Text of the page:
In the early 50s, I remember sitting in my PJs under a spruce Christmas tree. I’m opening a pile of presents from my mother. These are the presents my mother never got as a young girl. She grew up in a family that had little use for manufactured things. I’m embarrassed at how many toys are spread out around me and gather them up and hide them in my room. I know my neighborhood playmates have few if any store-bought toys and that most of their gifts are necessities like hand-me-downs, clothing, or playthings fashioned from found objects.
Across the street, Vick’s father has a small engine repair shop and Vick has a collection of toys that I envy. Most of them are old tools or things fashioned from the parts pile behind his Dad’s shed.
My toys are store-bought and wrapped in their own packaging and then re-wrapped in seasonal paper. Mom watches anxiously as I open each present to see if I like it as much as she would have when she was my age. I try not to disappoint her.
My mother’s parents raised her to appreciate the beauty of nature and the richness of fine art. A gift from my mother’s mother might have been a beautifully illustrated book of Nordic Myths or a perfectly ripened papaya or mango. But these were hardly the gifts my mother hoped for as a young girl. Rather, these were the gifts her own mother wanted her to want.
My Morrisville stepfather came from a practical culture where each gift was an admission ticket to a new level of trust and maturity, like a flashlight, your own tool set, a bicycle, a .22 rifle, a razor, or a car to be rebuilt.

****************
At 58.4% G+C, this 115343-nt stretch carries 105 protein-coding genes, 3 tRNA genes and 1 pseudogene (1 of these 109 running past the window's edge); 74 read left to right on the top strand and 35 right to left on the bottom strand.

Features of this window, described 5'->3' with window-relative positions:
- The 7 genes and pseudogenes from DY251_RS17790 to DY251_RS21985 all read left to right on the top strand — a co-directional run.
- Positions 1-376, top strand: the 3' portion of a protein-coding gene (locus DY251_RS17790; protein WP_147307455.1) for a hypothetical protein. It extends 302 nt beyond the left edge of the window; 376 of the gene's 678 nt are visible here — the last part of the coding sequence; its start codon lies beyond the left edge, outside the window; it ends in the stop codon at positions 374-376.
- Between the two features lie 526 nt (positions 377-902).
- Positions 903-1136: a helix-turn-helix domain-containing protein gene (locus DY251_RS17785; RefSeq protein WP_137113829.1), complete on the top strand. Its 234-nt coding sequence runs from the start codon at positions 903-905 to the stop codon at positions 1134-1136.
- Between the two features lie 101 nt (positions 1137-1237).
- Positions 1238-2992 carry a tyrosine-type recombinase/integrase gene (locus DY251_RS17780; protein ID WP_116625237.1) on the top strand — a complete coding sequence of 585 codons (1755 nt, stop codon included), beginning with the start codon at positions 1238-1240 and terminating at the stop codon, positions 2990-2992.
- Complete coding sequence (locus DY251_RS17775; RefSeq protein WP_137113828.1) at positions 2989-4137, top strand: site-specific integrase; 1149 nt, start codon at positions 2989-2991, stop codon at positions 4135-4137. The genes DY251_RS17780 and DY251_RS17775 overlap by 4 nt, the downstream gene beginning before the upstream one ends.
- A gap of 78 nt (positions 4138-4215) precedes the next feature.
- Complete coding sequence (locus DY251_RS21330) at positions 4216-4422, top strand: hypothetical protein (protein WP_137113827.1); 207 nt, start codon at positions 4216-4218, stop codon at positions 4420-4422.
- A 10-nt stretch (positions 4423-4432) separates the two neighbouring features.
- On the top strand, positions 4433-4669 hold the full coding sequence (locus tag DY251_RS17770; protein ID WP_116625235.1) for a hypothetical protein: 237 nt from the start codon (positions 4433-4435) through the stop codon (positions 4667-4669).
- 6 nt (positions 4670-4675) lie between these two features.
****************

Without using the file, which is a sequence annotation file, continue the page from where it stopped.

I still think that gives for children should convey affection and trust and are probably not found at Walmart or Best Buy. A gift should lead a child somewhere – bring the child a new experience. Such gifts will grow in meaning and value with the passage of time, even if they disappoint at first.
For the most part, I think today’s toys aren’t really toys at all. Video games are addictive instead of transformative and have little, if anything, to teach us. Unlike the toys of earlier times, they can’t even be passed down; they break and must be discarded since they can’t be repaired. Their packaging probably costs more than the toy itself. These sad toys that haunt our landfills and litter our oceans leave our children no better off in spirit.
When I was eight, I was given my grandfather’s pocket watch. It has his initials, which are also my own. I rose to the occasion but then squirreled it away and didn’t look at it again for a decade. There were books I only came to love much later in life. And today, I can’t remember what those specific toys actually were that I opened so long ago with such embarrassment.